Food and labor cost, waste and high-demand items all figure into the right menu mix.

Delicious food, great service and a comfortable, clean interior all loom large in a restaurant’s chances of success, but often that formula leaves out one essential ingredient: the right menu balance. Engineering a profitable menu can be a painful and complicated process, but in the end, this kind of discipline can pay off.

Maybe you’ve analyzed all your recipes and know your food costs to a decimal point. But did you consider the labor to prep them, or the equipment? Are your cooks wasting food unnecessarily? Do some stations get overrun during busy periods, preventing orders from being completed quickly? Menu engineering takes into account these issues and others. Here’s what the process involves.

1. Know your true costs.

This is arguably the key ingredient in any attempt to engineer a menu, yet Palm Springs, CA-based consultant Gregg Rapp estimates that 80 percent of restaurant owners don’t bother with this piece of the puzzle. “It’s time-intensive, and they have so many other things to do, so this ends up being the most procrastinated job in the restaurant,” he says.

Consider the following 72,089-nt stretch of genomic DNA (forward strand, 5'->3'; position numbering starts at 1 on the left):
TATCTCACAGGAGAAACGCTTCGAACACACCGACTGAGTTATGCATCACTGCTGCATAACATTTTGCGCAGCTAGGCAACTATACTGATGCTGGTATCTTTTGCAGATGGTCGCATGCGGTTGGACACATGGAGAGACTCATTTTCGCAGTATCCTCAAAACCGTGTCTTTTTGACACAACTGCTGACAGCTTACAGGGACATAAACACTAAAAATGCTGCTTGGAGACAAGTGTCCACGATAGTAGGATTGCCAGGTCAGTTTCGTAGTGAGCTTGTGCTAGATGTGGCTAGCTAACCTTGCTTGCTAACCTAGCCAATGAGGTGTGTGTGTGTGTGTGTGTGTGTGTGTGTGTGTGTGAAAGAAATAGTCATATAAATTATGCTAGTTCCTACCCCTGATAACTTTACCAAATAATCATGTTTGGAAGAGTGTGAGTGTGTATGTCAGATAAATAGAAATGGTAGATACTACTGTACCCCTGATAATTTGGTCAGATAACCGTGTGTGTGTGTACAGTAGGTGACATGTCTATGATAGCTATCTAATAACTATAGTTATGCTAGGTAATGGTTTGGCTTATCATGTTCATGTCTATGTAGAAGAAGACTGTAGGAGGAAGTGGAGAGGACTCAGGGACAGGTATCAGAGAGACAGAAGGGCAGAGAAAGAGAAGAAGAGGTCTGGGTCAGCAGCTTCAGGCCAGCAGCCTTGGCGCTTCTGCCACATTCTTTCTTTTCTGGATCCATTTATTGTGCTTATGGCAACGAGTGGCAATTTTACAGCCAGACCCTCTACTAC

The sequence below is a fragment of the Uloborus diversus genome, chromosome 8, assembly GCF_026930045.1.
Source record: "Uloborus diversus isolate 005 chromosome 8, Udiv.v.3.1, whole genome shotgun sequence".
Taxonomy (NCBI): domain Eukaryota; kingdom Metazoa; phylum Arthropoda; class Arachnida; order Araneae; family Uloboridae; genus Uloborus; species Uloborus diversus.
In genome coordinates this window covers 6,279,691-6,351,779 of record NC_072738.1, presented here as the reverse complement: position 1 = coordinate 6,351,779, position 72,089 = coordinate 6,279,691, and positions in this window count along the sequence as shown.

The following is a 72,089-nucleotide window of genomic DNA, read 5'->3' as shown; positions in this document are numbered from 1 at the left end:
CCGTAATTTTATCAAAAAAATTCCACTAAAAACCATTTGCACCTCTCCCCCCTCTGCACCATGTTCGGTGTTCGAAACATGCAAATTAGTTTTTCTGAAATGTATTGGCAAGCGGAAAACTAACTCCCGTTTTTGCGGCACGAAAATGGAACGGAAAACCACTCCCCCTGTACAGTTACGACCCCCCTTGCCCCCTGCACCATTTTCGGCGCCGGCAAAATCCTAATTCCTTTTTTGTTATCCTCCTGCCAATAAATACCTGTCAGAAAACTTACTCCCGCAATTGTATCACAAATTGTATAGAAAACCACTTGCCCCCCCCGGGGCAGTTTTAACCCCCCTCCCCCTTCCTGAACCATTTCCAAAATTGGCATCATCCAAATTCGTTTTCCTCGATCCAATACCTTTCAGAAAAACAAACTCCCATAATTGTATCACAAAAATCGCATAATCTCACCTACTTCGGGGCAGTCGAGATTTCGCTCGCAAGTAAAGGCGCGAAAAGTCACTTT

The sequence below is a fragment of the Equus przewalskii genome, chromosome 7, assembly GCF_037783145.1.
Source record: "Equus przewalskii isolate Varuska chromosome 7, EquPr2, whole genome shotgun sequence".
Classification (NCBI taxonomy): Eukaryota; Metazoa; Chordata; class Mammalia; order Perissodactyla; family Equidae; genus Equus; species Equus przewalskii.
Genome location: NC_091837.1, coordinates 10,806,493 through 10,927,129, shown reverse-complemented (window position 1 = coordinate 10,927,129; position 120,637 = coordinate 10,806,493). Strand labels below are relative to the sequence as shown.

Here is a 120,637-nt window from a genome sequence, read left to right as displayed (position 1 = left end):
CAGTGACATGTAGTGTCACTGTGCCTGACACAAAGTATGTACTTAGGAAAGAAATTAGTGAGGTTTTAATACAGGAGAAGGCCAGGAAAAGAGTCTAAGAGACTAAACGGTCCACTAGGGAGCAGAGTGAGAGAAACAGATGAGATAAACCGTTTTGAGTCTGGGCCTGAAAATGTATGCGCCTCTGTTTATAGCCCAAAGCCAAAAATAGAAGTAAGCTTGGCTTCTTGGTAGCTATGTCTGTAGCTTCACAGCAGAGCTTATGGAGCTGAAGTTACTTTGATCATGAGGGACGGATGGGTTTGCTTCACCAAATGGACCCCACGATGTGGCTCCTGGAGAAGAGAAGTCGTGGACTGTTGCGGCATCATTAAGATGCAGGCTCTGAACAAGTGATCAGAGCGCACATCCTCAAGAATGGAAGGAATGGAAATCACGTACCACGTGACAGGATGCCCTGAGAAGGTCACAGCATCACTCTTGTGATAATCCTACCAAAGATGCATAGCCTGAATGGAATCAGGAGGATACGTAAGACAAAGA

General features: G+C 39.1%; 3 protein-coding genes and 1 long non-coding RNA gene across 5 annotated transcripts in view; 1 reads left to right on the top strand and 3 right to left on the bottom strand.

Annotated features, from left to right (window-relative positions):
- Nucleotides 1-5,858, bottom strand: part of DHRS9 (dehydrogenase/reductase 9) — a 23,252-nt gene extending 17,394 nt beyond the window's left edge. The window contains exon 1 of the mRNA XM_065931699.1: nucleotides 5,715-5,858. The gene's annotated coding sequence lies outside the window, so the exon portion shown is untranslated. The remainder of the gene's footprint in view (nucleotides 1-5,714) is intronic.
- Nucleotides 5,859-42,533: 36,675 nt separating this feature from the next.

Many owners know their food cost percentages but overlook the fact that food doesn’t prepare itself. Consultant Mark Kelnhofer of Columbus-based Return on Ingredients advises clients to first document each recipe, then figure out a standard prep time, to calculate the real cost. Knowing the labor cost can also help in decisions about when to buy already-prepped foods. Sometimes, factoring in labor costs uncovers an awful truth: A dish actually loses money based on its price.

Kelnhofer says operators should aim to replace any current underperforming menu item with something that will improve the gross margin per plate. “I look at total profitability,” he explains. “It’s about the cash in the bank, not percentages.”

2. Consider that less may be more.

For a variety of reasons, briefer menus make a lot of sense. “When you have a big menu, it creates a wide range of challenges,” says Dean Small, founder of Synergy Restaurant Consultants. The main issues are the difficulty of training for and executing all those choices well. He suggests simplifying the selections and instead offering a handful of seasonal specials that will keep the menu fresh without bogging down operations.

And really, unless you’re The Cheesecake Factory or Yard House, the days of hulking menus, meant to appeal to a mass audience, seem to be numbered. “In today’s world, people trust restaurants to be good at what they do, not at everything. Menu specialization has become a bigger tool than menu generalization,” says Steven Goldstein, a principal with The Culinary Edge in San Francisco.

Rapp says many of the major chains are trimming their menus. His advice? “Limit each category to five to seven items. If you have more than seven, people will default to familiar fallbacks, put down the menu and order something that’s typically less profitable”—a simple cheeseburger and a beer, for example.